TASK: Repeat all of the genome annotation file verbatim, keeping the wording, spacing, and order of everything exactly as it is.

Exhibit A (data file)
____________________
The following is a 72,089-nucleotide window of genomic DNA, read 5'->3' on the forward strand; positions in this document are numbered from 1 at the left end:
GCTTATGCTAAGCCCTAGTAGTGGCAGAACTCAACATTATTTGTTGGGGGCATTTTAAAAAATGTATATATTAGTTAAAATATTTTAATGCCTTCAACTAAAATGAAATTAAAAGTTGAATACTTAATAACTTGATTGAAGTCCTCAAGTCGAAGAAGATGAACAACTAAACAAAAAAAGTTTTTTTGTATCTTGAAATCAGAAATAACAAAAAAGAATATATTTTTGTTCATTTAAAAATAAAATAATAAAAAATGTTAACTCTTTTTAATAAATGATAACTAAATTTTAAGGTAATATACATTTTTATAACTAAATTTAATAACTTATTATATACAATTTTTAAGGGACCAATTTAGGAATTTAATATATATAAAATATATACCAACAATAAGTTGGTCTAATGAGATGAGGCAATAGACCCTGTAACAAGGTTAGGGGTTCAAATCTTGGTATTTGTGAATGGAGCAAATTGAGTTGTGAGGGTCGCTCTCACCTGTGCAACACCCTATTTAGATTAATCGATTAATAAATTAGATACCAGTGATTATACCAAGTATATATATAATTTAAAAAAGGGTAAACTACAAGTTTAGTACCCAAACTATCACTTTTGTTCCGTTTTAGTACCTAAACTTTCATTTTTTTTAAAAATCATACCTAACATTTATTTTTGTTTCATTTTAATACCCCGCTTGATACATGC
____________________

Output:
The following is a 72,089-nucleotide window of genomic DNA, read 5'->3' on the forward strand; positions in this document are numbered from 1 at the left end:
GCTTATGCTAAGCCCTAGTAGTGGCAGAACTCAACATTATTTGTTGGGGGCATTTTAAAAAATGTATATATTAGTTAAAATATTTTAATGCCTTCAACTAAAATGAAATTAAAAGTTGAATACTTAATAACTTGATTGAAGTCCTCAAGTCGAAGAAGATGAACAACTAAACAAAAAAAGTTTTTTTGTATCTTGAAATCAGAAATAACAAAAAAGAATATATTTTTGTTCATTTAAAAATAAAATAATAAAAAATGTTAACTCTTTTTAATAAATGATAACTAAATTTTAAGGTAATATACATTTTTATAACTAAATTTAATAACTTATTATATACAATTTTTAAGGGACCAATTTAGGAATTTAATATATATAAAATATATACCAACAATAAGTTGGTCTAATGAGATGAGGCAATAGACCCTGTAACAAGGTTAGGGGTTCAAATCTTGGTATTTGTGAATGGAGCAAATTGAGTTGTGAGGGTCGCTCTCACCTGTGCAACACCCTATTTAGATTAATCGATTAATAAATTAGATACCAGTGATTATACCAAGTATATATATAATTTAAAAAAGGGTAAACTACAAGTTTAGTACCCAAACTATCACTTTTGTTCCGTTTTAGTACCTAAACTTTCATTTTTTTTAAAAATCATACCTAACATTTATTTTTGTTTCATTTTAATACCCCGCTTGATACATGC